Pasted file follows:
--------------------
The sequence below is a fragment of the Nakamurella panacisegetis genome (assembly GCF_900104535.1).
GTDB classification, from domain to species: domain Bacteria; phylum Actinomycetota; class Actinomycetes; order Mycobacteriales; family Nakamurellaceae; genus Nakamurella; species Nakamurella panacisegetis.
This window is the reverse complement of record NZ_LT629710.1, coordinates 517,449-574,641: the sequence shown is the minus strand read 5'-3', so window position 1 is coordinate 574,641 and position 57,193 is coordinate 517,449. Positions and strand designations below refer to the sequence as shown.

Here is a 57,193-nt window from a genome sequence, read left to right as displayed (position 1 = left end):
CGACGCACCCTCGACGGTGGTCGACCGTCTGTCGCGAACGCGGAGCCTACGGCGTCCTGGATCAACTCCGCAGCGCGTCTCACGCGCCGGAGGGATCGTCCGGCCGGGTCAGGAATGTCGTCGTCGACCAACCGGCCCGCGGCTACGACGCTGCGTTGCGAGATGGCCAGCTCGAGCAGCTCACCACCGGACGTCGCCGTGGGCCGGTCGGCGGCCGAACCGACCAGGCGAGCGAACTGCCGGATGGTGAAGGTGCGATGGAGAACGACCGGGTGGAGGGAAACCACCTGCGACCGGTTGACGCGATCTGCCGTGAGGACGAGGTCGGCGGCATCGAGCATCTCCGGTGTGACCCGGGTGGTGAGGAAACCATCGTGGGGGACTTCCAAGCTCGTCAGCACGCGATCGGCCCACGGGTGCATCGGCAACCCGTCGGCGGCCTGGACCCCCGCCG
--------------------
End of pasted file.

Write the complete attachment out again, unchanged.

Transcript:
The sequence below is a fragment of the Nakamurella panacisegetis genome (assembly GCF_900104535.1).
GTDB classification, from domain to species: domain Bacteria; phylum Actinomycetota; class Actinomycetes; order Mycobacteriales; family Nakamurellaceae; genus Nakamurella; species Nakamurella panacisegetis.
This window is the reverse complement of record NZ_LT629710.1, coordinates 517,449-574,641: the sequence shown is the minus strand read 5'-3', so window position 1 is coordinate 574,641 and position 57,193 is coordinate 517,449. Positions and strand designations below refer to the sequence as shown.

Here is a 57,193-nt window from a genome sequence, read left to right as displayed (position 1 = left end):
CGACGCACCCTCGACGGTGGTCGACCGTCTGTCGCGAACGCGGAGCCTACGGCGTCCTGGATCAACTCCGCAGCGCGTCTCACGCGCCGGAGGGATCGTCCGGCCGGGTCAGGAATGTCGTCGTCGACCAACCGGCCCGCGGCTACGACGCTGCGTTGCGAGATGGCCAGCTCGAGCAGCTCACCACCGGACGTCGCCGTGGGCCGGTCGGCGGCCGAACCGACCAGGCGAGCGAACTGCCGGATGGTGAAGGTGCGATGGAGAACGACCGGGTGGAGGGAAACCACCTGCGACCGGTTGACGCGATCTGCCGTGAGGACGAGGTCGGCGGCATCGAGCATCTCCGGTGTGACCCGGGTGGTGAGGAAACCATCGTGGGGGACTTCCAAGCTCGTCAGCACGCGATCGGCCCACGGGTGCATCGGCAACCCGTCGGCGGCCTGGACCCCCGCCG